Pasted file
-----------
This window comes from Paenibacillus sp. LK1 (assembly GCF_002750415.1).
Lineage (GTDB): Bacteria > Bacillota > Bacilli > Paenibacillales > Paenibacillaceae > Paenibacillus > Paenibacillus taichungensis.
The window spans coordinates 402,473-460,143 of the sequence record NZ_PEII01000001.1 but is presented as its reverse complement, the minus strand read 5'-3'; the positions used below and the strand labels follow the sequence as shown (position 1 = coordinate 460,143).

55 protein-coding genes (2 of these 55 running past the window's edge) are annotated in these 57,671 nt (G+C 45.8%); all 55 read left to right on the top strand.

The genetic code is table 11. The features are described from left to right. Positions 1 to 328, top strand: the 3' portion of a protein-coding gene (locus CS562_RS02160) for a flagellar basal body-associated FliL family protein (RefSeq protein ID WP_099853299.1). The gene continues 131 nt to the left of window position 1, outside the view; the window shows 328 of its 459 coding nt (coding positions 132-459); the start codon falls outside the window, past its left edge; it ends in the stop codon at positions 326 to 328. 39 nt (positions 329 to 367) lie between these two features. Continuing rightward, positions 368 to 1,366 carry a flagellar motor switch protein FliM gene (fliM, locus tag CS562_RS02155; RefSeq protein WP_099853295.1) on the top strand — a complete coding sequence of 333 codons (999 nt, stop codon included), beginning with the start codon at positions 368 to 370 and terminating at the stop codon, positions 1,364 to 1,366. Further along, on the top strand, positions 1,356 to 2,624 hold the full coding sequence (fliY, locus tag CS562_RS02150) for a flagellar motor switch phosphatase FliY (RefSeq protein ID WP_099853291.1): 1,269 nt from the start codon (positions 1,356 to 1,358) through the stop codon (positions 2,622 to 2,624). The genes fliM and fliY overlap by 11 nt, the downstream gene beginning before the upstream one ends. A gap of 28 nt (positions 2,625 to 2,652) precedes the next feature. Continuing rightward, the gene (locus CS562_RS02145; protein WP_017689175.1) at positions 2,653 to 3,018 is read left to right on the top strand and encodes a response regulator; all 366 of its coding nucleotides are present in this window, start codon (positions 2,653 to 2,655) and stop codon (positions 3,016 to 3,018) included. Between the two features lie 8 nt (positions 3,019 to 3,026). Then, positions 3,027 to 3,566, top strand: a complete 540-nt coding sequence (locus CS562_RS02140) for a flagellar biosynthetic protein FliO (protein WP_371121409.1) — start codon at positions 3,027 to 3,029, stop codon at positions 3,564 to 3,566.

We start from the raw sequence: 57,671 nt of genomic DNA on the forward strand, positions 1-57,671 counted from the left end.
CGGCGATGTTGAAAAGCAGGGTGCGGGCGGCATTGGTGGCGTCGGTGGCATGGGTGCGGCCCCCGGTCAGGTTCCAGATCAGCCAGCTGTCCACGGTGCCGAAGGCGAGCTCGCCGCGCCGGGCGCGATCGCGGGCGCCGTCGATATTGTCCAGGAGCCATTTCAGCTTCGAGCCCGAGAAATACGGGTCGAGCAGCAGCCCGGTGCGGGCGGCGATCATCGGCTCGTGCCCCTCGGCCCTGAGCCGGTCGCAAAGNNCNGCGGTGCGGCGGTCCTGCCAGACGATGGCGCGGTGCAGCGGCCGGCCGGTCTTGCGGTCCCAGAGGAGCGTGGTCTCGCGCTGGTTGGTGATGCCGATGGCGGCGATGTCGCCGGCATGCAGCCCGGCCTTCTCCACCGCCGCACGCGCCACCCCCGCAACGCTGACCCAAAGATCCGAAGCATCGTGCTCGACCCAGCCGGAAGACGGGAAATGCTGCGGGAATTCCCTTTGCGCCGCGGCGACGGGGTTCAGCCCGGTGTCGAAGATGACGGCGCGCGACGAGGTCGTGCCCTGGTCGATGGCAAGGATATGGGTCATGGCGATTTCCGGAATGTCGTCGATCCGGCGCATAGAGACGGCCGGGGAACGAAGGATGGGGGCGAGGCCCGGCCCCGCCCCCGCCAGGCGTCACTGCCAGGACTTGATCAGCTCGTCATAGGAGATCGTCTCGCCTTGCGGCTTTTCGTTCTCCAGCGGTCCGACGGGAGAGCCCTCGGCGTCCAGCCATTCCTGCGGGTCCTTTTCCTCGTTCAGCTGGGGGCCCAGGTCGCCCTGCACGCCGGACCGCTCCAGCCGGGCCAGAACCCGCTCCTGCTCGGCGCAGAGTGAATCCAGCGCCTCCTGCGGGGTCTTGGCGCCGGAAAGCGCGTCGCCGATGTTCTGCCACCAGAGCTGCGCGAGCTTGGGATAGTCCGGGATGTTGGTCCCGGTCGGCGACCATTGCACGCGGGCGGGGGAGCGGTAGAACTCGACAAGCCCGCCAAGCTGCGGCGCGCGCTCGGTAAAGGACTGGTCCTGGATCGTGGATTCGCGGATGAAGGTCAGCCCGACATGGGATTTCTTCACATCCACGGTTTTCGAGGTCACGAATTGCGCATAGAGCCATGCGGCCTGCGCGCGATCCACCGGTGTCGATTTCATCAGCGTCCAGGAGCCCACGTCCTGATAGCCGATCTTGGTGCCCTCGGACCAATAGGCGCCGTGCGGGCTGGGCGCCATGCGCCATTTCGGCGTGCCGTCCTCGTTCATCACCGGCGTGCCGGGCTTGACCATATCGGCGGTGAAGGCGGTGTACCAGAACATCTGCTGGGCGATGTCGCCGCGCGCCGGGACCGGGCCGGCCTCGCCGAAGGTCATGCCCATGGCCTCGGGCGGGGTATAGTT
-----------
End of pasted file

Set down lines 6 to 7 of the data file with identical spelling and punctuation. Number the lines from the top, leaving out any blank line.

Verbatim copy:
We start from the raw sequence: 57,671 nt of genomic DNA on the forward strand, positions 1-57,671 counted from the left end.
CGGCGATGTTGAAAAGCAGGGTGCGGGCGGCATTGGTGGCGTCGGTGGCATGGGTGCGGCCCCCGGTCAGGTTCCAGATCAGCCAGCTGTCCACGGTGCCGAAGGCGAGCTCGCCGCGCCGGGCGCGATCGCGGGCGCCGTCGATATTGTCCAGGAGCCATTTCAGCTTCGAGCCCGAGAAATACGGGTCGAGCAGCAGCCCGGTGCGGGCGGCGATCATCGGCTCGTGCCCCTCGGCCCTGAGCCGGTCGCAAAGNNCNGCGGTGCGGCGGTCCTGCCAGACGATGGCGCGGTGCAGCGGCCGGCCGGTCTTGCGGTCCCAGAGGAGCGTGGTCTCGCGCTGGTTGGTGATGCCGATGGCGGCGATGTCGCCGGCATGCAGCCCGGCCTTCTCCACCGCCGCACGCGCCACCCCCGCAACGCTGACCCAAAGATCCGAAGCATCGTGCTCGACCCAGCCGGAAGACGGGAAATGCTGCGGGAATTCCCTTTGCGCCGCGGCGACGGGGTTCAGCCCGGTGTCGAAGATGACGGCGCGCGACGAGGTCGTGCCCTGGTCGATGGCAAGGATATGGGTCATGGCGATTTCCGGAATGTCGTCGATCCGGCGCATAGAGACGGCCGGGGAACGAAGGATGGGGGCGAGGCCCGGCCCCGCCCCCGCCAGGCGTCACTGCCAGGACTTGATCAGCTCGTCATAGGAGATCGTCTCGCCTTGCGGCTTTTCGTTCTCCAGCGGTCCGACGGGAGAGCCCTCGGCGTCCAGCCATTCCTGCGGGTCCTTTTCCTCGTTCAGCTGGGGGCCCAGGTCGCCCTGCACGCCGGACCGCTCCAGCCGGGCCAGAACCCGCTCCTGCTCGGCGCAGAGTGAATCCAGCGCCTCCTGCGGGGTCTTGGCGCCGGAAAGCGCGTCGCCGATGTTCTGCCACCAGAGCTGCGCGAGCTTGGGATAGTCCGGGATGTTGGTCCCGGTCGGCGACCATTGCACGCGGGCGGGGGAGCGGTAGAACTCGACAAGCCCGCCAAGCTGCGGCGCGCGCTCGGTAAAGGACTGGTCCTGGATCGTGGATTCGCGGATGAAGGTCAGCCCGACATGGGATTTCTTCACATCCACGGTTTTCGAGGTCACGAATTGCGCATAGAGCCATGCGGCCTGCGCGCGATCCACCGGTGTCGATTTCATCAGCGTCCAGGAGCCCACGTCCTGATAGCCGATCTTGGTGCCCTCGGACCAATAGGCGCCGTGCGGGCTGGGCGCCATGCGCCATTTCGGCGTGCCGTCCTCGTTCATCACCGGCGTGCCGGGCTTGACCATATCGGCGGTGAAGGCGGTGTACCAGAACATCTGCTGGGCGATGTCGCCGCGCGCCGGGACCGGGCCGGCCTCGCCGAAGGTCATGCCCATGGCCTCGGGCGGGGTATAGTT